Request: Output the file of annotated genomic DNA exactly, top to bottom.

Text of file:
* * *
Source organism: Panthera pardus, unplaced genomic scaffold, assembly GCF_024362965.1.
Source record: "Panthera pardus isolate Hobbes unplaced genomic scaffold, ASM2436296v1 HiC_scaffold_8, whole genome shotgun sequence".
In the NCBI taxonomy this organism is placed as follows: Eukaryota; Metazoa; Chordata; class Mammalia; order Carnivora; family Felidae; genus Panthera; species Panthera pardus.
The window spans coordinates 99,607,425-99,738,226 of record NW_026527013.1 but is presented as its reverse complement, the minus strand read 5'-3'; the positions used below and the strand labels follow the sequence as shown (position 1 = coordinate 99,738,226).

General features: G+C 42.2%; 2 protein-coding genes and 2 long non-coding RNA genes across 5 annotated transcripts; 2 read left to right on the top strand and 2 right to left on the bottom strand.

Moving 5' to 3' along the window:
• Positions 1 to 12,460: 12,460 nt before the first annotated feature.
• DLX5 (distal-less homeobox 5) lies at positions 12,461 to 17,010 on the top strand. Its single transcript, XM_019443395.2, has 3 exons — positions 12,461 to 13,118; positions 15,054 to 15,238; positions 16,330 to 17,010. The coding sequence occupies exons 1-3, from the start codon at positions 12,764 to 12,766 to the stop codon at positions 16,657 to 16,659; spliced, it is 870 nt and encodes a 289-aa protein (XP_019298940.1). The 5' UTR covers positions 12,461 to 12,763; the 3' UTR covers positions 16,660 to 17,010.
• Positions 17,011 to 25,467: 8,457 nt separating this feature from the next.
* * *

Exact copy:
Source organism: Panthera pardus, unplaced genomic scaffold, assembly GCF_024362965.1.
Source record: "Panthera pardus isolate Hobbes unplaced genomic scaffold, ASM2436296v1 HiC_scaffold_8, whole genome shotgun sequence".
In the NCBI taxonomy this organism is placed as follows: Eukaryota; Metazoa; Chordata; class Mammalia; order Carnivora; family Felidae; genus Panthera; species Panthera pardus.
The window spans coordinates 99,607,425-99,738,226 of record NW_026527013.1 but is presented as its reverse complement, the minus strand read 5'-3'; the positions used below and the strand labels follow the sequence as shown (position 1 = coordinate 99,738,226).

General features: G+C 42.2%; 2 protein-coding genes and 2 long non-coding RNA genes across 5 annotated transcripts; 2 read left to right on the top strand and 2 right to left on the bottom strand.

Moving 5' to 3' along the window:
• Positions 1 to 12,460: 12,460 nt before the first annotated feature.
• DLX5 (distal-less homeobox 5) lies at positions 12,461 to 17,010 on the top strand. Its single transcript, XM_019443395.2, has 3 exons — positions 12,461 to 13,118; positions 15,054 to 15,238; positions 16,330 to 17,010. The coding sequence occupies exons 1-3, from the start codon at positions 12,764 to 12,766 to the stop codon at positions 16,657 to 16,659; spliced, it is 870 nt and encodes a 289-aa protein (XP_019298940.1). The 5' UTR covers positions 12,461 to 12,763; the 3' UTR covers positions 16,660 to 17,010.
• Positions 17,011 to 25,467: 8,457 nt separating this feature from the next.